One of the best parts of the current software development environment is the proliferation of Continuous Integration (CI) services like Travis-CI. These CI services plug into GitHub or other code repositories to automatically run when new code is pushed to a repository. Typically CI is used for running automated testing every time new code is added so you can be reasonably confident a change hasn’t broken any functionality. The premise of CI is the automation of tedious tasks like running tests.
Abstract One of the key features of computational experiments is being able to run the experiment over a large variable space. However, in my experience there aren’t tools available to assist with this, particularly in the realm of High Performance Computing (HPC), where bash arrays and loops are commonplace. Using the current toolset, I made lots of errors in the specification of files, turning a ‘quick edit’ into a tedious process of find the bug.
A piece of software I have been using in my reasearch is Hoomd, a ‘relatively’ new package for running Molecular Dynamics (MD) simulations. These MD simulations have the basic premise of throwing hundreds of balls into a box and shaking it to find out what happens. The relative newness of Hoomd is in comparison to other software packages like LAMMPS and GROMACS which have been around for decades, while the initial release of Hoomd was in 2012.
Competition is a strange thing making you suddenly interested in the most unusual of problems It has become a tradition of The Lancer Band, of which I am a member, to produce a video as part of our ANZAC Day commemorations. These videos have been highly successful garnering millions of views on Facebook and with some choice communications throughout the rest of the year have resulted in a commendable social media following.
In the right (or wrong) hands ssh is a powerful tool for the remote management of a Unix system. Most desktop, or workstation distributions of Linux disable remote access over ssh by default. The simplest method to check if you have ssh server running on your machine is to run $ ssh localhost If ssh is not installed or running this will print out a message ssh: connect to host localhost port 22: Connection refused most likely indicating that the ssh server is not running.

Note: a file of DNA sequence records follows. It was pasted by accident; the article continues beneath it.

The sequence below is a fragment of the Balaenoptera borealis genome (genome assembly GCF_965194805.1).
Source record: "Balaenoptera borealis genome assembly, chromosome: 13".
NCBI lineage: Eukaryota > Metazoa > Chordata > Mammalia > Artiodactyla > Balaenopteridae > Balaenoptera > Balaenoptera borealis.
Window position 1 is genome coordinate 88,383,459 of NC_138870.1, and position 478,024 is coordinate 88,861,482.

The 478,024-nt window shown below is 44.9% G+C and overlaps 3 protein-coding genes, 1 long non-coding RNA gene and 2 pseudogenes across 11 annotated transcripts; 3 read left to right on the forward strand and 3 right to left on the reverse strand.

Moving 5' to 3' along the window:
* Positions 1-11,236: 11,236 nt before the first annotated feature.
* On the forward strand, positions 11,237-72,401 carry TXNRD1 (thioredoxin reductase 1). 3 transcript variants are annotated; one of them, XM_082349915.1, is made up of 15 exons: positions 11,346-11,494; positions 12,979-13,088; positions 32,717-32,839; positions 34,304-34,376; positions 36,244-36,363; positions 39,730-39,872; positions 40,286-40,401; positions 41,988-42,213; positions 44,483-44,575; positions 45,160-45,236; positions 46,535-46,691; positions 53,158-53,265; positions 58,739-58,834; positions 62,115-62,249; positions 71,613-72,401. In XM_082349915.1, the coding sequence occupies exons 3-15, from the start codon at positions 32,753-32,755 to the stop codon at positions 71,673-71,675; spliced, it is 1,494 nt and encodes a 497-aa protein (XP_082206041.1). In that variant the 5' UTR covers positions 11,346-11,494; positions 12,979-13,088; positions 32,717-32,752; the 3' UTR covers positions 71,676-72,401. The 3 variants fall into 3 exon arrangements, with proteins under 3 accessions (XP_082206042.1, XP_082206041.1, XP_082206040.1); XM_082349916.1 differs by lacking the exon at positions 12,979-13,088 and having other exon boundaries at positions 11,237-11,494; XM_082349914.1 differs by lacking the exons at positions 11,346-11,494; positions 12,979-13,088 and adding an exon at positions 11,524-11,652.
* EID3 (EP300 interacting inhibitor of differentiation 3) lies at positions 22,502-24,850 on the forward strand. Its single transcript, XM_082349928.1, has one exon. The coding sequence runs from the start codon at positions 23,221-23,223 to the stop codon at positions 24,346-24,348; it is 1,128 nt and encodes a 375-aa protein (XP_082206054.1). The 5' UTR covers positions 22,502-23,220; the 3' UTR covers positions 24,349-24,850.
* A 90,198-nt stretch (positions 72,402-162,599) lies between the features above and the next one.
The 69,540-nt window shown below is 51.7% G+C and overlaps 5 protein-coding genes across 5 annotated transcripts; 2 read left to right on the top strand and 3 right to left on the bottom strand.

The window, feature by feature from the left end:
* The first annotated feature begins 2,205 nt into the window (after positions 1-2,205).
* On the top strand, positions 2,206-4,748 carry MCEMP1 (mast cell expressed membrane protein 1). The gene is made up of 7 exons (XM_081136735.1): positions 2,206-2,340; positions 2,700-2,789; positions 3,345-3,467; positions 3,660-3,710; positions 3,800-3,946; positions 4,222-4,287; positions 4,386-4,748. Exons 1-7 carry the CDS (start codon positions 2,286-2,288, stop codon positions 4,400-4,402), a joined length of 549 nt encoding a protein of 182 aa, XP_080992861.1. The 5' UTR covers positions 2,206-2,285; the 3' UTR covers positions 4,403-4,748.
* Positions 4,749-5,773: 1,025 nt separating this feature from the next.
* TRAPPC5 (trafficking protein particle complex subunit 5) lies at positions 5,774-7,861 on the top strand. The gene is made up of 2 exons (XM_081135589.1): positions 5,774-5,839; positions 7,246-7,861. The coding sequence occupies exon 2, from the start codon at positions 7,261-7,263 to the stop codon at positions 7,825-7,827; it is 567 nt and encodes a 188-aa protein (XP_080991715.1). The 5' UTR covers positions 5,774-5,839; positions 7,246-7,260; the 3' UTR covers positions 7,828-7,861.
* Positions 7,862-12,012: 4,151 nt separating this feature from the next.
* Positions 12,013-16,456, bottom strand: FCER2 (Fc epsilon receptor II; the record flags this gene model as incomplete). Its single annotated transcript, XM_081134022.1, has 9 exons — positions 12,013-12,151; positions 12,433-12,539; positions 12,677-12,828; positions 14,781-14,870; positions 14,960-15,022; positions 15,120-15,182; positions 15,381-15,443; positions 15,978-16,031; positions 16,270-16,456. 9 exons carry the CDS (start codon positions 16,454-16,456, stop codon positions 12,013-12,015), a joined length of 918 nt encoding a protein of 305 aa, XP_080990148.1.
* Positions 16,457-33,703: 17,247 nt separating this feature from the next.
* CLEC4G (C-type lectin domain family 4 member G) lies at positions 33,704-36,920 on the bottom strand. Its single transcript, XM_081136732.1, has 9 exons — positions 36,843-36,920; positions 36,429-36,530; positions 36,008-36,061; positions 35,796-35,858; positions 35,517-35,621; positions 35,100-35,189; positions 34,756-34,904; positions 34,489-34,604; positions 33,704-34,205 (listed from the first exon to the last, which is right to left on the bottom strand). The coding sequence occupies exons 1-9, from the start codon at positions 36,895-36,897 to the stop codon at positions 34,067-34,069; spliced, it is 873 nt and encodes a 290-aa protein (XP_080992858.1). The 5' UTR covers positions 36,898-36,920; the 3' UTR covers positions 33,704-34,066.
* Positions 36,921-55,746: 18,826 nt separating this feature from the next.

Calling the current python visualisation landscape fragmented would probably be an understatement, since itself requires a visualisation to even begin to comprehend. For various reasons I have been unhappy with the tool I was using for visualisation at that time and I have been searching for the one visualisation package to rule them all (spoiler: it doesn’t exist) About a year ago I was using Matplotlib for all my figures, which enabled me to create anything I wanted, usually with a stackoverflow answer giving me a working example to adapt.
You may have heard of a zip bomb or other decompression ‘bombs’, which have the basic premise of containing a large volume of highly redundant data that when decompressed takes up more resources than the system can handle. Within the HDF5 file format there is support for compression, an excellent tool for reducing file sizes, however also ripe for exploitation. This ‘issue’1 of a file containing far more data expected, whether accidental or malicious, is not limited to HDF5 files, any filetype supporting compression is susceptible.
There are many guides to packaging a python application, including the official Python Packaging User Guide. While these guides offer step by step instructions for deploying a simple application, when deviating from a guide there can be unexpected problems. The application I have been trying to deploy is this one, a collection of tools to assist in the analysis of molecular dynamics trajectories for my PhD. Most of the code I have written is python, with small sections of Cython code for performance.
In the understanding of the dynamics of a molecule in a Molecular Dynamics (MD) Simulation the two main properties we use to understand liquid behaviour are the translational motion and the rotational motion of the atoms or molecules. These motions reflect changes in the position and the orientation of the molecules. When calculating these motions in an MD simulation it makes sense to represent each molecule as; the position of the Center of Mass (COM), and the orientation within the lab reference frame.
Running computer simulations is great. You tell the computer what to do, it sits there crunching numbers for a while. Then you can come back and look at the results. The problem with this is that most simulation packages take the simulation parameters in an input file, so running a simulation becomes; Write an input file Run simulation Edit input file Run simulation Forget what the old file looked like Click can help us break this pattern, providing us with a simple way to pass values to scripts from the command line.